Usually, local food is healthier and tastes better. This is also typically true of food made from scratch. In addition to the environmental impact, these are two of the major reasons we eat the way we do. There are times however, when neither of these is a factor.

In our house, we love mustard! We have tried mustards from all over and especially enjoy French mustards. We used to have our favorites shipped from France. These mustards taste great and many of them are perfectly healthy. Our desire to find mustard made locally, from locally grown seed, was based purely on the environmental aspects of our local eating plan.

There are quite a few companies in Oregon making mustard, but as far as we can tell, none of them use Oregon grown mustard seed. We know that lots of mustard is grown in Oregon, so we decided to find some seed and make our own. We already make our own ketchup, so it only seems right that we should expand our condiment repertoire.

Our friends at Hummingbird Wholesale were kind enough to give us some Ida Gold yellow mustard seed grown in North Powder, Oregon. We set to work researching various mustard recipes.

It turns out that mustard is incredibly simple. At its core, it is merely ground mustard seed mixed with liquid. Many recipes call for all sorts of additional ingredients, but we decided to start with a basic recipe. The first issue we had was grinding the seed. Since we don’t have a spice grinder, we used our teeny, tiny, mortar and pestle. Taking turns, we spent an hour grinding half a cup of mustard seeds into powder. Even then, the seeds were more crushed than powdered.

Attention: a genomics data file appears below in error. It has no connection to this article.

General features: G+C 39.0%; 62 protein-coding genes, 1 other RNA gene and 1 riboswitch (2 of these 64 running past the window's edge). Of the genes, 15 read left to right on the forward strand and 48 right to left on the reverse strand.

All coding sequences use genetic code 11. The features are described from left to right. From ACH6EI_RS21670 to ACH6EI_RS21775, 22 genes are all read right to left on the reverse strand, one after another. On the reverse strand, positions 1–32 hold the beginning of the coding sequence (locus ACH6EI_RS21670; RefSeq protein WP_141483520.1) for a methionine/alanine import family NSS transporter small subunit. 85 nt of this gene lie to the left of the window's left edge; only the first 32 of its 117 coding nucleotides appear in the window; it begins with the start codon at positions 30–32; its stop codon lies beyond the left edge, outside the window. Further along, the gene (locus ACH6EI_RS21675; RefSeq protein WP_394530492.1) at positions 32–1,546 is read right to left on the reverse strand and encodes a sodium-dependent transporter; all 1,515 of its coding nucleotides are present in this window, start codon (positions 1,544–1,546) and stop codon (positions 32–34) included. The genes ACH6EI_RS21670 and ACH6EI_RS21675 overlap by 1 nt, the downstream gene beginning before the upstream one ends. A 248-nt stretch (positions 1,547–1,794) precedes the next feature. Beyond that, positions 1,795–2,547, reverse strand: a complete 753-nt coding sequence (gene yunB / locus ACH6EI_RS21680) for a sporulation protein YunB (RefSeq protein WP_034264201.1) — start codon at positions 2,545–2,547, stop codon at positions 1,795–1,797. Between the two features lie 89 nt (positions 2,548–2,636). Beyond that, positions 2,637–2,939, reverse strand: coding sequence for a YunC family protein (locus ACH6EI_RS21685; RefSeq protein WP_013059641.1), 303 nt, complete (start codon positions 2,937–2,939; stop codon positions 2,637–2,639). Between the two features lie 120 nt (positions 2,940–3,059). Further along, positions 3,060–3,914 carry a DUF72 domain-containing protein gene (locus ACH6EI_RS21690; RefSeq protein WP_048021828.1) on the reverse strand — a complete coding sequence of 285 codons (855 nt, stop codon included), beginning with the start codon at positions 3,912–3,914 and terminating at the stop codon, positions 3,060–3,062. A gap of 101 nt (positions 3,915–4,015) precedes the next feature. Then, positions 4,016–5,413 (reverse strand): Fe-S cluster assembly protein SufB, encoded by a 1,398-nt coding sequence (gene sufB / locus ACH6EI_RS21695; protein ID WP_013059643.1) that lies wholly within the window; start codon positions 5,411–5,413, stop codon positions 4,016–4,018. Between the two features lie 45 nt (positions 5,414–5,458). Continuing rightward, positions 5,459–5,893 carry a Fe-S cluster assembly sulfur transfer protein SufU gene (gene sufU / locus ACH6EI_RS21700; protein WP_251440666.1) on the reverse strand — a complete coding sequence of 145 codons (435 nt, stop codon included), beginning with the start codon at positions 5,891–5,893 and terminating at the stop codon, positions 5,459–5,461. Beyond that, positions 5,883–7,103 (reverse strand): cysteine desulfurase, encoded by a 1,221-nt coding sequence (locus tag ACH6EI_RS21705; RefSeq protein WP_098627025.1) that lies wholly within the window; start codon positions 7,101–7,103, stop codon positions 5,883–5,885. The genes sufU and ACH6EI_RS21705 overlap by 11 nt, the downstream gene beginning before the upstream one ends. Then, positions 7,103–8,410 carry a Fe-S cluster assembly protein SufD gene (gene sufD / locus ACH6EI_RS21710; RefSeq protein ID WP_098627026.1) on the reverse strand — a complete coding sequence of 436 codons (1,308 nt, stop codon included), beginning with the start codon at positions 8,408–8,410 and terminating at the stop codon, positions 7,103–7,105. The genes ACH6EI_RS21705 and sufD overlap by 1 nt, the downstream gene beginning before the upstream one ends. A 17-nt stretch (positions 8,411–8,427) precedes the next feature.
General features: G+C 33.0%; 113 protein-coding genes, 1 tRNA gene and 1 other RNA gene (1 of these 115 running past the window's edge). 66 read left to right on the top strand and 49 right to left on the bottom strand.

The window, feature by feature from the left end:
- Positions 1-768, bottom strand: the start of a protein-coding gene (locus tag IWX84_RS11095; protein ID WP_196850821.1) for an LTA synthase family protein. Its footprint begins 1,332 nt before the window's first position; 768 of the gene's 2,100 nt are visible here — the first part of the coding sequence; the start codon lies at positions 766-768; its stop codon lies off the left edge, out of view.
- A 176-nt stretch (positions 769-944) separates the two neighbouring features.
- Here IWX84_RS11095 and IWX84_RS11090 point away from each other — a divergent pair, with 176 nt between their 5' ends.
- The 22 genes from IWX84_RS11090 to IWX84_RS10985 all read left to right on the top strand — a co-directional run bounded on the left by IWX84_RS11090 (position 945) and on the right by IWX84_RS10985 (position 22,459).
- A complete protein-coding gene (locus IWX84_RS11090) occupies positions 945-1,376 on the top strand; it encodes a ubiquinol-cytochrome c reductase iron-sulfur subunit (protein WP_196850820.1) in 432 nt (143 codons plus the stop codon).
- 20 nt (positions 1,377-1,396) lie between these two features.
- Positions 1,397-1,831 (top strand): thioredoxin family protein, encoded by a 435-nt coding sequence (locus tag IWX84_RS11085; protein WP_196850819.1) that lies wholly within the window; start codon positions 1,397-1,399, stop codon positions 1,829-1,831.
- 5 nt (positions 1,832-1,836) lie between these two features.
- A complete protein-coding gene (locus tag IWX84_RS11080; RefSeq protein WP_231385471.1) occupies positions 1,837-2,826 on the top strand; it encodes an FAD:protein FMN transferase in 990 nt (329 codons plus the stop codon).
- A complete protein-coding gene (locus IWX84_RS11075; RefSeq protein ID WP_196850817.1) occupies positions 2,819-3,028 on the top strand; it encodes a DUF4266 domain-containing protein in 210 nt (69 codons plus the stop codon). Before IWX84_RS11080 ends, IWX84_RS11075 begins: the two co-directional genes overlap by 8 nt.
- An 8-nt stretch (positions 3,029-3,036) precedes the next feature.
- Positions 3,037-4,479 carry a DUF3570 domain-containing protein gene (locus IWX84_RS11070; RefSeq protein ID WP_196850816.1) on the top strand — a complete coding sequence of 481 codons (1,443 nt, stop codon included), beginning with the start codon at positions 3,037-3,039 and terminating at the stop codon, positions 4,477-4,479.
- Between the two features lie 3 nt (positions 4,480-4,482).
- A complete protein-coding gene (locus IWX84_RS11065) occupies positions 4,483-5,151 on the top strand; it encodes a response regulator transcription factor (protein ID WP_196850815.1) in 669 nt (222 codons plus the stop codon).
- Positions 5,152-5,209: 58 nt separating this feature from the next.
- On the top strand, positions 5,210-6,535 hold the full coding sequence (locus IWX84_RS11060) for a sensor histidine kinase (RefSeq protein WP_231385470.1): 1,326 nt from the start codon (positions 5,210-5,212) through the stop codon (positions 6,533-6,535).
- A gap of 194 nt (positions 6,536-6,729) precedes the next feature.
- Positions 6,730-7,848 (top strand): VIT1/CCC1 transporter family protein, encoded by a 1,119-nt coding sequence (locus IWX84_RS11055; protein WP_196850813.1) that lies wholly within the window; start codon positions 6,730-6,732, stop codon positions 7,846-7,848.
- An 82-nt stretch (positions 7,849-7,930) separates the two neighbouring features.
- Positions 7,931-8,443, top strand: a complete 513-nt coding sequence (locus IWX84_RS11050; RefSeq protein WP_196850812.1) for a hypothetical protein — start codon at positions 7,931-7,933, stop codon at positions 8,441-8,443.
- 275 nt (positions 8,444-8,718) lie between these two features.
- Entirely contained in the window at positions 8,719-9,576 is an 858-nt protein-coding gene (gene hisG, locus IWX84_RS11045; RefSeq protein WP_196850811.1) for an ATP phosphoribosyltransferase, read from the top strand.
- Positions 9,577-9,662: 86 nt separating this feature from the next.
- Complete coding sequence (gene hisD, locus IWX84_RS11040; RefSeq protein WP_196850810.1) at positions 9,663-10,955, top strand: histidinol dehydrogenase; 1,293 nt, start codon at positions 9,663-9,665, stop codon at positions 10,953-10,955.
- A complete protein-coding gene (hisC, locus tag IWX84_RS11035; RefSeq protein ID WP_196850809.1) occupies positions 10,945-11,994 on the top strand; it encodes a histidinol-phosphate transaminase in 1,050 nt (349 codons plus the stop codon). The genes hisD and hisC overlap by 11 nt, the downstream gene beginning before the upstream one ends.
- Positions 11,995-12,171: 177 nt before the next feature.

We mixed up half of our ground seed with white wine and half with water. We added some salt and some vinegar and let the mixtures stand overnight in the refrigerator. According to our research, freshly made mustard must not be eaten immediately because it is very bitter. The bitterness is supposed to disappear after several hours as a result of the chemical reaction between the mustard and the liquid. In the case of our mustard, this didn’t seem to work. Both batches had a bitter taste and still do. Our theory is that this is a result of incomplete grinding. We’re planning to buy a spice grinder before our next attempt.

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